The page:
We’ve heard it all. Appengine has uber scalability and that too on demand. And it is based on Django. Clarification – the python based SDK is based on django. And yes it is a great environment to develop in. No issues. But the thing that still causes me a bit of concern is the datastore. Oh it is fantastic, scalable and all that. But the limits are still limits. (I havent even mentioned the 1000 limit on blobs and files which is another big issue). And also my main concern is if I want to commit myself to writing all my code for appengine and then be in a position where porting to django would involve a total rewrite. Ok there are projects like appenginepatch and so on, but to me its trying to mold one paradigm into another. Why patch a key/value pair based datastore into an sql backend when each has their own strengths and you are better off writing interfaces that do it in specific ways so the same app at run time will choose the right implementation based on the environment rather than all the adapting of one paradigm to another?
So anyway, my M.O is to have a single project with the view and controller logic that is common for django and appengine but to have seperate model classes and APIs targetted to each backend. The models are accessed via the API classes that do all django/appengine specific magic behind the scenes transparent to the views and the controllers. I have talked more about this in a previous post. However I did not provide a specific implementation. This is now open sourced as part of the Djapps project. At the moment this is still in its infancy but it is a collection of app to do a lot of common tasks like external authentication, provide model accessors transparently based on appengine or django and so on. Still evolving and I will talk about this in future posts.
But to get started with all this, the first thing that needs to be worked on is settings.py. For better or worse, this file is where all your app specific settings go. So what I do is literally have a common_settings.py that i import from settings.py and have environment specific settings.py. So I include one depending on what kind of environment I am on. Environments for me would be “appengine dev server”, “appengine production server”, “local django server”, “production djanso server” etc.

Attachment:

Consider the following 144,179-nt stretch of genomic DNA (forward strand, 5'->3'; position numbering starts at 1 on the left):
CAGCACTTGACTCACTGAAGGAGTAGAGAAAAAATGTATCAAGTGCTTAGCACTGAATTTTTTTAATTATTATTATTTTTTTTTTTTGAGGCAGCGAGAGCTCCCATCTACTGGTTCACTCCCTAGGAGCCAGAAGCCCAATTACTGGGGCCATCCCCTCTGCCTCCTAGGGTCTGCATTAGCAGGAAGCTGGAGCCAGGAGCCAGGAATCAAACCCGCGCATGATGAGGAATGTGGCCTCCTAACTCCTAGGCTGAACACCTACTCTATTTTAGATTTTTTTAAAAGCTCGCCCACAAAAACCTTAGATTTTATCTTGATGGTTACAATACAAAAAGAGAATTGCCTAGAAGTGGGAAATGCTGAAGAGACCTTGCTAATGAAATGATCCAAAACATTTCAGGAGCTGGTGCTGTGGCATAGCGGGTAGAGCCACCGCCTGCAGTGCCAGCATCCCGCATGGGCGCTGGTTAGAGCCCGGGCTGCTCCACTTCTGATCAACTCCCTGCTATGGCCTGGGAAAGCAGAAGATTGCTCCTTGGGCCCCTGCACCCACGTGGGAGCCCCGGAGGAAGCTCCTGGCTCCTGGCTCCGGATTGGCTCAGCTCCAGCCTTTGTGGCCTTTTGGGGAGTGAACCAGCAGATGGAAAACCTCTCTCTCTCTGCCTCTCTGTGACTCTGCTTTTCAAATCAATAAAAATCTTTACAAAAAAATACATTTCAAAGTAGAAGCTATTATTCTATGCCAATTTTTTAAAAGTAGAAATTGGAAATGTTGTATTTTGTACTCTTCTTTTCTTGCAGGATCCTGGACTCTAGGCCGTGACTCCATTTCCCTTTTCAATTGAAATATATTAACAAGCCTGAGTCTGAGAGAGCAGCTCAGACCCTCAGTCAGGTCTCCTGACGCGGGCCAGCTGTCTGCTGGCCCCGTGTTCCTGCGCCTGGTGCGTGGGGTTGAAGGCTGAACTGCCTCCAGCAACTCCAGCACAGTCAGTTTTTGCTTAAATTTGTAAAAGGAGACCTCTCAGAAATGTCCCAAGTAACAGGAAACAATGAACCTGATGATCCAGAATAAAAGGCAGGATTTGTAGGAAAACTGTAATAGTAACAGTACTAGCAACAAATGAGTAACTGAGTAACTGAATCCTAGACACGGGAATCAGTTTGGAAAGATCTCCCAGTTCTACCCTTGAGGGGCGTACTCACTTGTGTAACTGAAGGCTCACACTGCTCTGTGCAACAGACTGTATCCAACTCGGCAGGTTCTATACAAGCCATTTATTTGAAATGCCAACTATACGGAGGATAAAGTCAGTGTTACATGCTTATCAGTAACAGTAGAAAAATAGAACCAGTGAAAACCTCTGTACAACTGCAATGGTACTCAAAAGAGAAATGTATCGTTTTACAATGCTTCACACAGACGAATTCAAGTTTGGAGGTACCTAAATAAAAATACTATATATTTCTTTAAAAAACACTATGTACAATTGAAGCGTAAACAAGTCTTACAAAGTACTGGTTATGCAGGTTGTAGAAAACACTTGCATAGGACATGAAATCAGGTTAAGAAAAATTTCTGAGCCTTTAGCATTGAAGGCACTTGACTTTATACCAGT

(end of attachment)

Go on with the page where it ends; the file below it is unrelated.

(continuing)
So as an example, here is my settings.py. Very stripped down:
# -*- coding: utf-8 -*- import os import djapps # import all common settings - we will override them later on from djapps.default_settings import * # Make this unique, and don't share it with anybody. SECRET_KEY = 'xxxxx' # The root folder of the project PROJ_ROOT = os.path.abspath(os.path.split(__file__)) TEMPLATE_DIRS = ( # Put strings here, like "/home/html/django_templates" or "C:/www/django/templates". # Always use forward slashes, even on Windows. # Don't forget to use absolute paths, not relative paths. PROJ_ROOT + "/templates/" ) import dev_profiles # from dev_profiles.profile_dev_gae import * from dev_profiles.profile_prod_gae import * # from dev_profiles.profile_dev_nongae import * # from dev_profiles.profile_prod_nongae import * if not USING_APPENGINE: ROOT_URLCONF = 'myproject.urls'
Now in the above dev_profiles is the folder where all my different environment based settings files are (I call them profiles). So an example env specific settings py (profile_prod_gae from above) is:
URL_PATH_PREFIX = "" USING_APPENGINE = True SITE_URL = "http://myproject.appspot.com" SITE_NAME = "myproject" SERVE_STATIC = False USE_TEST_LOGIN = False DEBUG = True TEMPLATE_DEBUG = DEBUG PROJ_STATIC_HOST = "/static" DATABASE_ENGINE = '' DATABASE_NAME = 'myproject' DATABASE_USER = 'xxx DATABASE_PASSWORD = 'yyy' DATABASE_HOST = '' DATABASE_PORT = '' FORMAT_PARAM = "format" EMAIL_HOST = "localhost" EMAIL_PORT = 25 EMAIL_HOST_USER = "" EMAIL_HOST_PASSWORD = "" MIDDLEWARE_CLASSES = ( 'django.middleware.common.CommonMiddleware', 'djapps.gaeutils.middleware.SessionMiddleware', 'djapps.auth.local.middleware.LocalAuthMiddleware', 'djapps.auth.openid.middleware.OpenIDAuthMiddleware', # 'djapps.auth.external.middleware.MultiSiteAuthMiddleware', 'django.middleware.locale.LocaleMiddleware', 'django.middleware.doc.XViewMiddleware', ) TEMPLATE_CONTEXT_PROCESSORS = ( "djapps.utils.context_processors.site_urls", "djapps.utils.context_processors.gae_local_auth", "core.context_processors.openid_user", 'django.core.context_processors.request', "django.core.context_processors.debug", "django.core.context_processors.i18n", ) INSTALLED_APPS = ( 'djapps.utils', 'djapps.dynamo', 'djapps.auth.local', 'djapps.auth.external', 'djapps.events', 'profiles', )
Thats it. Nothing escapes customisation this way. In case y ou are wondering. The djapps.default_settings.py is just the settings.py that comes when you first create a django project (with startproject). Atleast it is very close.
Mind you this has served me very very well on past projects and has not required any major rewrites. One thing that does annoy me is the last line where I have to manually set the settings I have to choose (ie by uncommenting the line). You can get around this by checking for an environment variable and importing one based on that but again just a personal preference.
Let me know how this goes for you.